On First Reading Euclid's ''The Elements,'' Young Bertrand Russell Is Forever Transformed by Mathematics (1st draft)

“Mathematics, rightly viewed, possesses not only truth, but supreme beauty—a beauty cold and austere, like that of sculpture, without appeal to any part of our weaker nature, without the gorgeous trappings of painting or music, yet sublimely pure, and capable of a stern perfection such as only the greatest art can show.”

—Bertrand Russell (mathematician, philosopher, author), “A History of Western Philosophy”

*“caryatid”: (ancient architecture) a stone carving of a draped female figure, used as a pillar or column to support the entablature of a Greek or Greek-style building.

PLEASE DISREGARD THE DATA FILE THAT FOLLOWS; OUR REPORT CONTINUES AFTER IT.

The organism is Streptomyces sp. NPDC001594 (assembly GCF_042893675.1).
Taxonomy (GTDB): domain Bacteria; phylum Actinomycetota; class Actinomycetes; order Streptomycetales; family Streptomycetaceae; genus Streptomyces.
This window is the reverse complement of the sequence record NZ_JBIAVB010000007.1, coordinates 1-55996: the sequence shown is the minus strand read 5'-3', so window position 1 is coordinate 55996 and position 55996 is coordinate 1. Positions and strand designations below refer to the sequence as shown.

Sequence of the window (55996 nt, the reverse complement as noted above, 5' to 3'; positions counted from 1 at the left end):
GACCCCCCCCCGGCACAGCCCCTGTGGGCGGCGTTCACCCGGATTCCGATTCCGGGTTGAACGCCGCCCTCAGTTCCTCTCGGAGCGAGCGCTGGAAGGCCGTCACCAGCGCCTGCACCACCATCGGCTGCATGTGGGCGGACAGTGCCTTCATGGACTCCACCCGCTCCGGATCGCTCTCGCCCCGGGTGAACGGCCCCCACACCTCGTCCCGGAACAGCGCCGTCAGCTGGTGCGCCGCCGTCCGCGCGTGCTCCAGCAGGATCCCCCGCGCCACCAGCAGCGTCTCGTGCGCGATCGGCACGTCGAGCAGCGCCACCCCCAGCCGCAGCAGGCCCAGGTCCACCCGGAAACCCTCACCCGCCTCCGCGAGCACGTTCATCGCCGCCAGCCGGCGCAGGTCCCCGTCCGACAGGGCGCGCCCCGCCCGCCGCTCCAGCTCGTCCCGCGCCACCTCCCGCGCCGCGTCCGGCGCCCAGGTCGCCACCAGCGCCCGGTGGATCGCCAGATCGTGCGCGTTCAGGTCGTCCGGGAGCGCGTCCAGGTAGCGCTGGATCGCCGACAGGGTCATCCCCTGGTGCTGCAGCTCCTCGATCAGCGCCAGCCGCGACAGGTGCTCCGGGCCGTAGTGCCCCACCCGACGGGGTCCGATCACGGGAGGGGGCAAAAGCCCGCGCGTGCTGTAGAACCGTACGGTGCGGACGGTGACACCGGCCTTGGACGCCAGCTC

**“lemma”: (mathematics) a subordinate or intermediate theorem (i.e., postulate) in an argument or proof.



“Is 'Mathematics...not only [a] Truth,
but [a] supreme beauty—a beauty cold
and austere, like that of sculpture [uncouth
to men for whom this concept is too bold],
without appeal to any part of our weaker nature,
without the gorgeous trappings of painting
or music, yet [is still more] sublimely pure,
and capable of a stern [un-feinting]
perfection such as only the greatest art
can show?'” So, thus geometrized Euclid
(to Russell's youthful mind and fervent heart),
and taught,—by a draped, stone caryatid
at the Library of Alexandria;
whence “The Elements” reigned without lemma!




Sonnet by Ngoc Nguyen The PoetBay support member heart!
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Written on 2020-07-07 at 18:38

Tags Euclid  Elements  Mathematics 

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